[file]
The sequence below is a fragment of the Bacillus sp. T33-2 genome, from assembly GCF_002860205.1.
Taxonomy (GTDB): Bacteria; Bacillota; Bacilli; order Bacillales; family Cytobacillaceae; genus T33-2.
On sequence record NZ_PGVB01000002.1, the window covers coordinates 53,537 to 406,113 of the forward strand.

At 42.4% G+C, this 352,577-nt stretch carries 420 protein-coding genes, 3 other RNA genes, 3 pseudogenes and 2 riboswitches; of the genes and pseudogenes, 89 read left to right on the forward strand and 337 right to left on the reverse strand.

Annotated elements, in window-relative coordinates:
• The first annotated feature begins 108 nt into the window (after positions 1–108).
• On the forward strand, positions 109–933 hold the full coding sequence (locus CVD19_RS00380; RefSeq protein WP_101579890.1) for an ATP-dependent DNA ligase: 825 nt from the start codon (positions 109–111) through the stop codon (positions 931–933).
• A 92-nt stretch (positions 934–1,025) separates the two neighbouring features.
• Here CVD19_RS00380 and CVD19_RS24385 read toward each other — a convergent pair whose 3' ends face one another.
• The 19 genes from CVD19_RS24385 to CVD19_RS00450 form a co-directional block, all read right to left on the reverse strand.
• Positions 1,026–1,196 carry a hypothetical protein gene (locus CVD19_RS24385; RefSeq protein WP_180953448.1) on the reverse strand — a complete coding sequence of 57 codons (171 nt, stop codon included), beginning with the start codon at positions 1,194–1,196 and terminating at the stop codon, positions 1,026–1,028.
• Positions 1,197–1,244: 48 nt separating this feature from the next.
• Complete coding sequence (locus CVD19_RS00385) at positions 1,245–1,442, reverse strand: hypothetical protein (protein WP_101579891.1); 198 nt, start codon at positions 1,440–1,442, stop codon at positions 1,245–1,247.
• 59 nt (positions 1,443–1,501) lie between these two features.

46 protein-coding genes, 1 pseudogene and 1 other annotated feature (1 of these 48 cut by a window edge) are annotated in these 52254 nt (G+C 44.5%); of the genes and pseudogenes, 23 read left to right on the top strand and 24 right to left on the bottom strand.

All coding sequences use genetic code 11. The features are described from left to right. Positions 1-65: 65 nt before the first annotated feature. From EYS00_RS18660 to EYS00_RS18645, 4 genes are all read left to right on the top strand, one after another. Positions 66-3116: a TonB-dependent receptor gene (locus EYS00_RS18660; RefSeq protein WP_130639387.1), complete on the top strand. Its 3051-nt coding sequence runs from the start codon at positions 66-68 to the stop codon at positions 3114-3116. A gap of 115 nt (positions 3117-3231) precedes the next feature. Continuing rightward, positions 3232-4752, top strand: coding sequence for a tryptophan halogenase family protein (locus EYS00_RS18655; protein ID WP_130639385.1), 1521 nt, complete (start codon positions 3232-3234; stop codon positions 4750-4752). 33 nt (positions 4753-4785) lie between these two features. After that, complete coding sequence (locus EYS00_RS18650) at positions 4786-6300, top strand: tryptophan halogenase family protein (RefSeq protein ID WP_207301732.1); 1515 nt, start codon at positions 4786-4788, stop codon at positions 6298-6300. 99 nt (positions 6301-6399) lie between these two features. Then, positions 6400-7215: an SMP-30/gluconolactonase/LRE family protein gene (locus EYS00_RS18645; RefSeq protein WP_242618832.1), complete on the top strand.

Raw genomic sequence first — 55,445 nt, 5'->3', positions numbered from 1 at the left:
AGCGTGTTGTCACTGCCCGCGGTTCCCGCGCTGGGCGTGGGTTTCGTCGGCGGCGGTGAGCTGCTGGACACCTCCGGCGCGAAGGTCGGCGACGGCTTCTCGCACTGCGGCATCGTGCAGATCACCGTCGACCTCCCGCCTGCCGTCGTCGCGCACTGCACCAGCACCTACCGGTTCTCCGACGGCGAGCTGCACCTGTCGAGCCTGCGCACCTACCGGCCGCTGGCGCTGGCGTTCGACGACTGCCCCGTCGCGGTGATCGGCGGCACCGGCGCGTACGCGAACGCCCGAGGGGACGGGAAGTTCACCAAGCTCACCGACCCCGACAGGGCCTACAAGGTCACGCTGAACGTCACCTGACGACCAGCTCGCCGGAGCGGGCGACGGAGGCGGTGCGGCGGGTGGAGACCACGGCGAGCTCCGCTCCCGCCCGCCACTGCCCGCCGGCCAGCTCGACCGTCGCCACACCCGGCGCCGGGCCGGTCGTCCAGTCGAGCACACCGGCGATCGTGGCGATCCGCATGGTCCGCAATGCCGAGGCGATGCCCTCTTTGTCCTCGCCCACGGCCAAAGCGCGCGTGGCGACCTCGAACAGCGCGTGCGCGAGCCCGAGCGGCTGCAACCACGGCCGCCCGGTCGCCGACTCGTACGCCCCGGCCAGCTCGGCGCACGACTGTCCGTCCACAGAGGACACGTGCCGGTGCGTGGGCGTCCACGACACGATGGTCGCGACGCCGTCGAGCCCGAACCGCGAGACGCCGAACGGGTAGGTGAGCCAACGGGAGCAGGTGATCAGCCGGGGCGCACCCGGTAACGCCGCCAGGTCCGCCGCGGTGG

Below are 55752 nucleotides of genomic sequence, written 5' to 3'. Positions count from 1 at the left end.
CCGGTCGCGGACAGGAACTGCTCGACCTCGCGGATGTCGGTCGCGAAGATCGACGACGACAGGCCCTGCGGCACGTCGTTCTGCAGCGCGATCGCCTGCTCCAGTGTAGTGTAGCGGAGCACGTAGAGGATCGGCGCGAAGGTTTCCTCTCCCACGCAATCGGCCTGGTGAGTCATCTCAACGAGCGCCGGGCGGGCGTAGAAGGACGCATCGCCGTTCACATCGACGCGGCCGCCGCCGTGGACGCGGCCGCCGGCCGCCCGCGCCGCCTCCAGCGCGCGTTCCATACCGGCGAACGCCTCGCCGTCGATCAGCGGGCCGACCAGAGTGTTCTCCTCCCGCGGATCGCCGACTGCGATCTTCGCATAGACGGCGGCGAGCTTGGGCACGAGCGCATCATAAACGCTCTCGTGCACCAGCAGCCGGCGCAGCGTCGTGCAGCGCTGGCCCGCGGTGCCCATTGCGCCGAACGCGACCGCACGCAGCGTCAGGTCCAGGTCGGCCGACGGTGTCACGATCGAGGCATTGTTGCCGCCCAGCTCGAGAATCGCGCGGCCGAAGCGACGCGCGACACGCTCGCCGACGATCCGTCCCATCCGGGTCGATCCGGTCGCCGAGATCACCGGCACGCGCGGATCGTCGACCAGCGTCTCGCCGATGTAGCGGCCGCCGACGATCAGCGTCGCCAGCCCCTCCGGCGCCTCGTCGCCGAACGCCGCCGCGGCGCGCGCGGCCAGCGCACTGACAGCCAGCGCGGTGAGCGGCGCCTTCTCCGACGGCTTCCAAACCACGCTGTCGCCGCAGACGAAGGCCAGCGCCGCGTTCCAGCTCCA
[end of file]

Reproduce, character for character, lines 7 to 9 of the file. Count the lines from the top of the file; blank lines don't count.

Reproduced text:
• On the forward strand, positions 109–933 hold the full coding sequence (locus CVD19_RS00380; RefSeq protein WP_101579890.1) for an ATP-dependent DNA ligase: 825 nt from the start codon (positions 109–111) through the stop codon (positions 931–933).
• A 92-nt stretch (positions 934–1,025) separates the two neighbouring features.
• Here CVD19_RS00380 and CVD19_RS24385 read toward each other — a convergent pair whose 3' ends face one another.